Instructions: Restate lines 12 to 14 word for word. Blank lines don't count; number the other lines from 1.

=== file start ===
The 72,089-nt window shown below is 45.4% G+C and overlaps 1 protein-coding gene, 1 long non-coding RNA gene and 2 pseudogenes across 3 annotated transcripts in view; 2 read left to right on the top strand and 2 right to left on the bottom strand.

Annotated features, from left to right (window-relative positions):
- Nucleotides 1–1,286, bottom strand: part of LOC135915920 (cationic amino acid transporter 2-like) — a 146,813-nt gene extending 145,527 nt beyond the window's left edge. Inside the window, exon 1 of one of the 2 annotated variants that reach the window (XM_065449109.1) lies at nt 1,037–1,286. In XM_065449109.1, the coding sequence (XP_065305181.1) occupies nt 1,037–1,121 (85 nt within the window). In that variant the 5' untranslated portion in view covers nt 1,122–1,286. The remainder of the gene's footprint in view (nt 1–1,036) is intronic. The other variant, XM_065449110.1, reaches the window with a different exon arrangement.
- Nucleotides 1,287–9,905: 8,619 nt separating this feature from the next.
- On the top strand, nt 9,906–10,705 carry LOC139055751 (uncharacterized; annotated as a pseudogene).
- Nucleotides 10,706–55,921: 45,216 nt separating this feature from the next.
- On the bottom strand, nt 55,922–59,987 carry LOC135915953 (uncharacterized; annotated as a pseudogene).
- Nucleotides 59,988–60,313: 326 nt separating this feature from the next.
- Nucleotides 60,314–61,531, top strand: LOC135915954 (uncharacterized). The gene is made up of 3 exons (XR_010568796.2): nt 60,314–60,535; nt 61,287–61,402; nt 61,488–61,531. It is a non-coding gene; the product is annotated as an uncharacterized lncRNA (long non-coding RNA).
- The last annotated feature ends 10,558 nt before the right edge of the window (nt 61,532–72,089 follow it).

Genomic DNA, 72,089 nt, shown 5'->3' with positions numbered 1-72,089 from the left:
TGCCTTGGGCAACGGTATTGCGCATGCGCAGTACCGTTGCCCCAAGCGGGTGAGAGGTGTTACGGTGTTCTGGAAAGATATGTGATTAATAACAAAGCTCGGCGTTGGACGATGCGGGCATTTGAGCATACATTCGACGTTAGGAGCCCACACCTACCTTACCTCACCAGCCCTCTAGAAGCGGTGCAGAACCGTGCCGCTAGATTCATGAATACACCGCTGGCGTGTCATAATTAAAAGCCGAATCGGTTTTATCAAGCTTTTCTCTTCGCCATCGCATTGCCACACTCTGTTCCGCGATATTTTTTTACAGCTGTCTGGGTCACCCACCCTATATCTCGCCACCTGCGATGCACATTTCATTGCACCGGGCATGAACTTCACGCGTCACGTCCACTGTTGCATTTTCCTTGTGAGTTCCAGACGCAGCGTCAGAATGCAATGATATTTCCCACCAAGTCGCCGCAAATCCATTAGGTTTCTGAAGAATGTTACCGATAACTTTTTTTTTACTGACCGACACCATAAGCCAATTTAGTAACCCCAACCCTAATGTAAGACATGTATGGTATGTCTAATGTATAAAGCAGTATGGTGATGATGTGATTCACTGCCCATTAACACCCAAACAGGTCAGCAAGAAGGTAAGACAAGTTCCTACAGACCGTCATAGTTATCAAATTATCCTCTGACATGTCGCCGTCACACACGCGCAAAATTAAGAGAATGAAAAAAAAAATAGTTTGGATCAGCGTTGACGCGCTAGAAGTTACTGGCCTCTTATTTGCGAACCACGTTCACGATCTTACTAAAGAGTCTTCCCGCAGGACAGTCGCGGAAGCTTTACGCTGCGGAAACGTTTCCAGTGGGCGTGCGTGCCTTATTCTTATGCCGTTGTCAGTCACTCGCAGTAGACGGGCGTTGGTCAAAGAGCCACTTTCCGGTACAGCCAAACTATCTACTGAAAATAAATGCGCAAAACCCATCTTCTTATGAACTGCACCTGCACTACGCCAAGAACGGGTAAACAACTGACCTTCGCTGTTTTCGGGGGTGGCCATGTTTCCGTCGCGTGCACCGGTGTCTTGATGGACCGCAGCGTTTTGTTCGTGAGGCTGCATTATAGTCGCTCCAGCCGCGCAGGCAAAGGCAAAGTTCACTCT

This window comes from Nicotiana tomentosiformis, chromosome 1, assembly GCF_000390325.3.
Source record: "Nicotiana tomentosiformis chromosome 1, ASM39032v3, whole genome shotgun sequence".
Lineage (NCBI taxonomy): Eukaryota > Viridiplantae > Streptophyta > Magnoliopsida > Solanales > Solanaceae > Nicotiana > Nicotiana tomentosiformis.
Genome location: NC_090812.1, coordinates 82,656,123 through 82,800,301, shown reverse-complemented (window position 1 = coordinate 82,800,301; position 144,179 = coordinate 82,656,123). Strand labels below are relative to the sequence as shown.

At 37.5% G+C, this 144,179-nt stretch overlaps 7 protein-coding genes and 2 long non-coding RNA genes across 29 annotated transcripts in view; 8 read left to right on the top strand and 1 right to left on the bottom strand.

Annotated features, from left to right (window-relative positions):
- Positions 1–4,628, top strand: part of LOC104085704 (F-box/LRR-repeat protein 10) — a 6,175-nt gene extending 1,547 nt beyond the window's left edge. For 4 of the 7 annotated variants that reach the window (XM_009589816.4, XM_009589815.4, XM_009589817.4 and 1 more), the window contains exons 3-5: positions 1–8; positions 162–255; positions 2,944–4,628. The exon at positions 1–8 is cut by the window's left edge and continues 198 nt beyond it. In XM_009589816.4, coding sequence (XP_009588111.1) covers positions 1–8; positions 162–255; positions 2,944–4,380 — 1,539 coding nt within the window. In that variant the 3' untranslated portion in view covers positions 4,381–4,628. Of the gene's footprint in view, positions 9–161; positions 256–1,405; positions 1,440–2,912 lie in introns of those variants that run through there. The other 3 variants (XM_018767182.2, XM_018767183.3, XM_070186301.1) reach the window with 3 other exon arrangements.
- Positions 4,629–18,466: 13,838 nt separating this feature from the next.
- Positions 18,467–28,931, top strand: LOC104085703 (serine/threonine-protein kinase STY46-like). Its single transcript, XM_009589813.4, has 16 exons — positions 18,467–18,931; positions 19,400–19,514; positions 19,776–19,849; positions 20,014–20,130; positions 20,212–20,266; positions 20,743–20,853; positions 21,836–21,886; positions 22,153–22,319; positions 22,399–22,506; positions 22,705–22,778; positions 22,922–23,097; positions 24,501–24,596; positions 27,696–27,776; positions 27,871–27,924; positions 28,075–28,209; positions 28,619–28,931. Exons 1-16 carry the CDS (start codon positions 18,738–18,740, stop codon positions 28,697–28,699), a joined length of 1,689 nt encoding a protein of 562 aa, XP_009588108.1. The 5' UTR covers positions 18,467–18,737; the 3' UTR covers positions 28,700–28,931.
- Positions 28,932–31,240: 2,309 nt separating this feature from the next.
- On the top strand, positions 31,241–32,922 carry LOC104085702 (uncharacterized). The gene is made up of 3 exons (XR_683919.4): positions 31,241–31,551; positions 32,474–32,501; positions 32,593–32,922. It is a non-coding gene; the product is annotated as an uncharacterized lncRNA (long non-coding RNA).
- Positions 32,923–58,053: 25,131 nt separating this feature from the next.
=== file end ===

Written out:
TGCCTTGGGCAACGGTATTGCGCATGCGCAGTACCGTTGCCCCAAGCGGGTGAGAGGTGTTACGGTGTTCTGGAAAGATATGTGATTAATAACAAAGCTCGGCGTTGGACGATGCGGGCATTTGAGCATACATTCGACGTTAGGAGCCCACACCTACCTTACCTCACCAGCCCTCTAGAAGCGGTGCAGAACCGTGCCGCTAGATTCATGAATACACCGCTGGCGTGTCATAATTAAAAGCCGAATCGGTTTTATCAAGCTTTTCTCTTCGCCATCGCATTGCCACACTCTGTTCCGCGATATTTTTTTACAGCTGTCTGGGTCACCCACCCTATATCTCGCCACCTGCGATGCACATTTCATTGCACCGGGCATGAACTTCACGCGTCACGTCCACTGTTGCATTTTCCTTGTGAGTTCCAGACGCAGCGTCAGAATGCAATGATATTTCCCACCAAGTCGCCGCAAATCCATTAGGTTTCTGAAGAATGTTACCGATAACTTTTTTTTTACTGACCGACACCATAAGCCAATTTAGTAACCCCAACCCTAATGTAAGACATGTATGGTATGTCTAATGTATAAAGCAGTATGGTGATGATGTGATTCACTGCCCATTAACACCCAAACAGGTCAGCAAGAAGGTAAGACAAGTTCCTACAGACCGTCATAGTTATCAAATTATCCTCTGACATGTCGCCGTCACACACGCGCAAAATTAAGAGAATGAAAAAAAAAATAGTTTGGATCAGCGTTGACGCGCTAGAAGTTACTGGCCTCTTATTTGCGAACCACGTTCACGATCTTACTAAAGAGTCTTCCCGCAGGACAGTCGCGGAAGCTTTACGCTGCGGAAACGTTTCCAGTGGGCGTGCGTGCCTTATTCTTATGCCGTTGTCAGTCACTCGCAGTAGACGGGCGTTGGTCAAAGAGCCACTTTCCGGTACAGCCAAACTATCTACTGAAAATAAATGCGCAAAACCCATCTTCTTATGAACTGCACCTGCACTACGCCAAGAACGGGTAAACAACTGACCTTCGCTGTTTTCGGGGGTGGCCATGTTTCCGTCGCGTGCACCGGTGTCTTGATGGACCGCAGCGTTTTGTTCGTGAGGCTGCATTATAGTCGCTCCAGCCGCGCAGGCAAAGGCAAAGTTCACTCT

This window comes from Nicotiana tomentosiformis, chromosome 1, assembly GCF_000390325.3.
Source record: "Nicotiana tomentosiformis chromosome 1, ASM39032v3, whole genome shotgun sequence".